Tipperary hunts urged to ‘respect landowners’ rights’

ICSA has called on hunts to 'respect landowners' rights'
THE Irish Cattle and Sheep Farmers’ Association is calling on mounted foxhound, foot harrier, and beagle hunts throughout the country, including County Tipperary, to ensure all members fully understand and respect the rights of landowners while they enjoy their sport.

THE Irish Cattle and Sheep Farmers’ Association is calling on mounted foxhound, foot harrier, and beagle hunts throughout the country, including County Tipperary, to ensure all members fully understand and respect the rights of landowners while they enjoy their sport.

Hunt organisations have traditionally enjoyed excellent relationships with farmers, but ICSA national sheep chair Paul Brady ICSA ssays members have expressed disappointment at a detectable change in attitude from a small minority of hunt members.

“This change in attitude can vary from mild disrespect to blatant intimidation in some cases. In one incident, foot harriers crossed land without permission and left a large flock of sheep in a distressed state. When challenged, the spokesman of the group dismissed the farmer’s concerns, saying they would “cross as they pleased.”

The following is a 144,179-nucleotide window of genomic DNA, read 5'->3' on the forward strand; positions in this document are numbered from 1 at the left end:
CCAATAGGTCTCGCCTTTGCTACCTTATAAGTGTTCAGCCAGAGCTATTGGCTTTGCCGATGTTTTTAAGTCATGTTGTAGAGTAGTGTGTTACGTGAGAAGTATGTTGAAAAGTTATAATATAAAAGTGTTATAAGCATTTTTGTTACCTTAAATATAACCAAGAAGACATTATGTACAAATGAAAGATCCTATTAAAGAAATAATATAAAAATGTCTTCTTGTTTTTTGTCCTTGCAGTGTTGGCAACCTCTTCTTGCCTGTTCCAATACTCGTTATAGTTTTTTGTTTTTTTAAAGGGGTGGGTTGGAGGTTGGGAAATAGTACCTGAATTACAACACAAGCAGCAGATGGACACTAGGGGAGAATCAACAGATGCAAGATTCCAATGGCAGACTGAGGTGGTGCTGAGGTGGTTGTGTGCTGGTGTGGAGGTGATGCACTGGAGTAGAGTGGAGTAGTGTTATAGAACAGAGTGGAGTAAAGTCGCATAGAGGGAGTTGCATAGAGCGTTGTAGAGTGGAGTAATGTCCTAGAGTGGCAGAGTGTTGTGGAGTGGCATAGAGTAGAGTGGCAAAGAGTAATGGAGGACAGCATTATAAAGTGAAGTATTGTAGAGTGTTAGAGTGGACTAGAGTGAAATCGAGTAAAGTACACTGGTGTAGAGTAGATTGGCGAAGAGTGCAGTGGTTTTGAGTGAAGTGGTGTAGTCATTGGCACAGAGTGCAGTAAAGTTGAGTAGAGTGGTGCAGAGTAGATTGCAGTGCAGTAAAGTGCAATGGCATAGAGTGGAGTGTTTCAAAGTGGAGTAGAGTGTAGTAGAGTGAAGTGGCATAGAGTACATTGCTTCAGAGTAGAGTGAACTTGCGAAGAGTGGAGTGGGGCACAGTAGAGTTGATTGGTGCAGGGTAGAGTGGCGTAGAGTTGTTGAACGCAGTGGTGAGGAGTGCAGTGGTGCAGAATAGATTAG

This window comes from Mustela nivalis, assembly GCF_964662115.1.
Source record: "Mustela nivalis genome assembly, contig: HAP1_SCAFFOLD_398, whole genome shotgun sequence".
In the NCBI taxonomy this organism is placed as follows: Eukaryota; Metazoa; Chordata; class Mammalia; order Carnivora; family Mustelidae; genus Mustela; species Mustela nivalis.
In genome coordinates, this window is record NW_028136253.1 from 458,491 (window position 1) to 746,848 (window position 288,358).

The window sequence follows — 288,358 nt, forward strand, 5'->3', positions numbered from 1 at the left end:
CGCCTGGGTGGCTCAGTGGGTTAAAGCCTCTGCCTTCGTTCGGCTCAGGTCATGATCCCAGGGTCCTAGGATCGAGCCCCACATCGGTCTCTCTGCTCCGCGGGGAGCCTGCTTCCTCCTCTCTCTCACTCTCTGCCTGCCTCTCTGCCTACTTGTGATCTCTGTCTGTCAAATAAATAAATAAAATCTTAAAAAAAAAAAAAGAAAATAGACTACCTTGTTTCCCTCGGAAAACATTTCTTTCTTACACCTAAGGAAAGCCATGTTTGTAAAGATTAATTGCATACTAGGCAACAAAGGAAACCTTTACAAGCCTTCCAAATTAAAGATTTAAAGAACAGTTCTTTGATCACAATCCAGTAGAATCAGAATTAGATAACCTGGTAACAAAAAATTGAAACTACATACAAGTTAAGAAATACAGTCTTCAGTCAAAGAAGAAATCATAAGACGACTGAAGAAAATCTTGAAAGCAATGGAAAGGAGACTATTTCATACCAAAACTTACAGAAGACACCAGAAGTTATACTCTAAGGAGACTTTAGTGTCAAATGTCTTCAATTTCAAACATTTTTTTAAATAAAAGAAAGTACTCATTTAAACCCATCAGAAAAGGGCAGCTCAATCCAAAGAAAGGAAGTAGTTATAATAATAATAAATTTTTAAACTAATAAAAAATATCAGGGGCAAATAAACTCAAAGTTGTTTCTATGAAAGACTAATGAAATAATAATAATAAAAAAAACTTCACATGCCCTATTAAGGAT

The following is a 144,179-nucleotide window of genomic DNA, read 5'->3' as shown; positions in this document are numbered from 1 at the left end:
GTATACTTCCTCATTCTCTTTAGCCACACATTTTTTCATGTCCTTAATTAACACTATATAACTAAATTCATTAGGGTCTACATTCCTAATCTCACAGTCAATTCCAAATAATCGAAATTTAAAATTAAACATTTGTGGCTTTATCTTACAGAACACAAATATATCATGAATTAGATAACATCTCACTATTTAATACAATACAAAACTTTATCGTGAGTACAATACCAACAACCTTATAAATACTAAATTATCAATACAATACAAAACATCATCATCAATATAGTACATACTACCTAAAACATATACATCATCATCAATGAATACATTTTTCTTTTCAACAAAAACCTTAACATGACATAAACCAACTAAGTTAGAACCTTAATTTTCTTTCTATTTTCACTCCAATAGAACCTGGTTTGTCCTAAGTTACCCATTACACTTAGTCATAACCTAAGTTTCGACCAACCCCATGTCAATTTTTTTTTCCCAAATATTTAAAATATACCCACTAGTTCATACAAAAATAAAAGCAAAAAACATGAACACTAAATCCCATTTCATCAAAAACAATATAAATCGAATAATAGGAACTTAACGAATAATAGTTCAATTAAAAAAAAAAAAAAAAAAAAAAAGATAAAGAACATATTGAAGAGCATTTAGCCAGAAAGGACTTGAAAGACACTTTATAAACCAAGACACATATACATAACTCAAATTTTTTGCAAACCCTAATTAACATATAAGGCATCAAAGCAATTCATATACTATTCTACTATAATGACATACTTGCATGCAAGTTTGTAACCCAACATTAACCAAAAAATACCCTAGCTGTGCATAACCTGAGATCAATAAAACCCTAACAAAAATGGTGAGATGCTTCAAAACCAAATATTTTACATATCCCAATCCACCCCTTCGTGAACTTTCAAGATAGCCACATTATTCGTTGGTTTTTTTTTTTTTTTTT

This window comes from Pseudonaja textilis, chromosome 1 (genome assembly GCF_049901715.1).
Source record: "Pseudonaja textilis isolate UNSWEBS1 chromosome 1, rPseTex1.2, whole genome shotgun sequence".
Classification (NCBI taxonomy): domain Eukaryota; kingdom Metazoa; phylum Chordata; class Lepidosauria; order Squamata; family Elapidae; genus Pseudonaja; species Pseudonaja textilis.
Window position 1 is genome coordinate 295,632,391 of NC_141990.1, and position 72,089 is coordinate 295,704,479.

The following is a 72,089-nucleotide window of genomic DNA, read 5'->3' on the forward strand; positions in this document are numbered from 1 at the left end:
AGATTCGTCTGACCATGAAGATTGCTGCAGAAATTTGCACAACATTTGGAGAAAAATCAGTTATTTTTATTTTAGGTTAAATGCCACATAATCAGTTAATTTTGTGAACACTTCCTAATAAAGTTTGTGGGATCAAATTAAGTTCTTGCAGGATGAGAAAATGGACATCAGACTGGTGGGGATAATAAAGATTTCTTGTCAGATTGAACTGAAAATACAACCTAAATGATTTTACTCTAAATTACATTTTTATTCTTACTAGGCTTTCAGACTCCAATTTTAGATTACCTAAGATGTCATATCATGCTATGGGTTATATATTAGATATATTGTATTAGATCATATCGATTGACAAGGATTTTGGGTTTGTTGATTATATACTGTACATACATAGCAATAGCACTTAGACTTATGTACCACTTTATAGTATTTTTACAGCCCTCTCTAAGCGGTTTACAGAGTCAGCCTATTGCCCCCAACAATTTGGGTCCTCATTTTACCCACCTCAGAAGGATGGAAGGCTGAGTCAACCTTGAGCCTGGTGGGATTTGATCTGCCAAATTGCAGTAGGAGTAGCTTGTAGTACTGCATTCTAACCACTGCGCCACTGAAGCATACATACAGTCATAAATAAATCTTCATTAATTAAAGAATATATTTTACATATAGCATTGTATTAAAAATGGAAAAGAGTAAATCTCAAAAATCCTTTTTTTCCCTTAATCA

“In another case, foxhounds went into a field of pregnant mares, despite the fact that the hunt had been specifically requested not to enter.Two of these mares subsequently slipped foals. The mounted foxhunt in question failed to accept responsibility for the damage.

Mr Brady said: “Access to land on which to hunt is a privilege, not a right. Hunt organisations officially recognise the absolute right of farmers to say ‘No’, and I would be anxious that an unofficial policy of enter first and ask questions later does not creep into the ethos of various types of hunting.”

“It is a matter for individual hunts on how best to discipline the tiny minority of members who act in a maverick fashion, but perhaps the sanction of refusing subscription fees from those who continuously disrespect farmers’ rights should be an option. Ultimately it is in the interests of the hunts themselves to ensure that the rights of farmers are fully understood and respected at all times.”

Mr Brady concluded: “ICSA is keen to preserve the traditional excellent understanding between farmers and landowners on one side, and hunt groups on the other. Perhaps it would be useful for hunting organisations to appoint regional liaison officers to mediate when problems arise, which are possibly complicated by personality clashes on a local level.”